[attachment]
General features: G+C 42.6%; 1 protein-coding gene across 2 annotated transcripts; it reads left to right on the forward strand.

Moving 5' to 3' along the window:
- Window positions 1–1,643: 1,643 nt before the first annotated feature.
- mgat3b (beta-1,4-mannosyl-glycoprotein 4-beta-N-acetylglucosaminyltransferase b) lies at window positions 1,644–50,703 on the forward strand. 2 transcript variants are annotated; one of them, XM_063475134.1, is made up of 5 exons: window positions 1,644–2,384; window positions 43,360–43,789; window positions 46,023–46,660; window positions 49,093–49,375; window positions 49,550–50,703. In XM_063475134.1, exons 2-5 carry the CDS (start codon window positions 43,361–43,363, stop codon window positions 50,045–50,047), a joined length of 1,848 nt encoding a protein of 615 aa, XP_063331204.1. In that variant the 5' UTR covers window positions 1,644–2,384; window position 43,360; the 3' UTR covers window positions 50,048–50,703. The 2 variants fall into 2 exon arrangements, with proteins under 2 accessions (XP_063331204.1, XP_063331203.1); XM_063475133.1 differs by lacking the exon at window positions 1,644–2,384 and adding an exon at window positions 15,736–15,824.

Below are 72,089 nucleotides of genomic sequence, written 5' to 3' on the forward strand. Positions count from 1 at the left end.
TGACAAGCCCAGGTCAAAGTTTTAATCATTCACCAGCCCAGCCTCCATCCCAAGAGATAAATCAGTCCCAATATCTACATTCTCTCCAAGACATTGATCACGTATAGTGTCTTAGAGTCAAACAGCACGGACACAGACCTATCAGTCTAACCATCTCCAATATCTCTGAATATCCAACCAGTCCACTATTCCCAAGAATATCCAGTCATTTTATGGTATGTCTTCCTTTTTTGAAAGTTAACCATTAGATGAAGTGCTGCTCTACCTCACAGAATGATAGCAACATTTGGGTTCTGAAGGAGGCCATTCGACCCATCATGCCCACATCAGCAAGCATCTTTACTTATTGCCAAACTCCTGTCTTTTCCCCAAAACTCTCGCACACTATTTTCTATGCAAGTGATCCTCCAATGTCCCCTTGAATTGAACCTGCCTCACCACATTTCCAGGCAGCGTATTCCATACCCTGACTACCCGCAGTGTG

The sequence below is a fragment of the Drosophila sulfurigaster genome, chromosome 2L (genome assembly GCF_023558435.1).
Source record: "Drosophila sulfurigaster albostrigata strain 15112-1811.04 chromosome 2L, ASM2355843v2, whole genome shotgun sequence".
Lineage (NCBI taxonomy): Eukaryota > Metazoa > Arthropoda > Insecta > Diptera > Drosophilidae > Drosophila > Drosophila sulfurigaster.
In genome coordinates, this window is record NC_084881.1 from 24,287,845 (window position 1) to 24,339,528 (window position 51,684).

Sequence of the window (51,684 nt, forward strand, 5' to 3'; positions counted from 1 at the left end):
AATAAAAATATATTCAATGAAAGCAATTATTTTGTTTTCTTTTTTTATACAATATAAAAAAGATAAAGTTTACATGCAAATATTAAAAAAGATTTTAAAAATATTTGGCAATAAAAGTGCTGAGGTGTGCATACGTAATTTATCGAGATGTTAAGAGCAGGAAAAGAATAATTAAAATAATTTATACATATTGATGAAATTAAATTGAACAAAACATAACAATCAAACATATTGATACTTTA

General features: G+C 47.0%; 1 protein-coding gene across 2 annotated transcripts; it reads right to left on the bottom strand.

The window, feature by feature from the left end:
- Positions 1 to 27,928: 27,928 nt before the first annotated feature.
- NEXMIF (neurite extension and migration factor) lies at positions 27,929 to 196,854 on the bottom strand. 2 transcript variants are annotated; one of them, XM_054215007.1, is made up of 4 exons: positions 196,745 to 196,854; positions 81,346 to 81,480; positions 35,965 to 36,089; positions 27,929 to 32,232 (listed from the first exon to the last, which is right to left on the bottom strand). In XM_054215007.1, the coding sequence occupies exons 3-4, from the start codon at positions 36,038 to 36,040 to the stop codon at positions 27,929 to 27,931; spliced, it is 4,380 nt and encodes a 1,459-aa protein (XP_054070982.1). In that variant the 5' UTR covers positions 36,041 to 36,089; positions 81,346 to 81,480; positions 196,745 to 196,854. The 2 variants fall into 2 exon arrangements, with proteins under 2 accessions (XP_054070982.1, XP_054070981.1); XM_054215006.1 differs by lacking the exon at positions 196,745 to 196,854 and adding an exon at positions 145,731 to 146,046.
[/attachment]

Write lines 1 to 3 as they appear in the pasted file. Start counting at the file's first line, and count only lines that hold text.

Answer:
General features: G+C 42.6%; 1 protein-coding gene across 2 annotated transcripts; it reads left to right on the forward strand.

Moving 5' to 3' along the window:
- Window positions 1–1,643: 1,643 nt before the first annotated feature.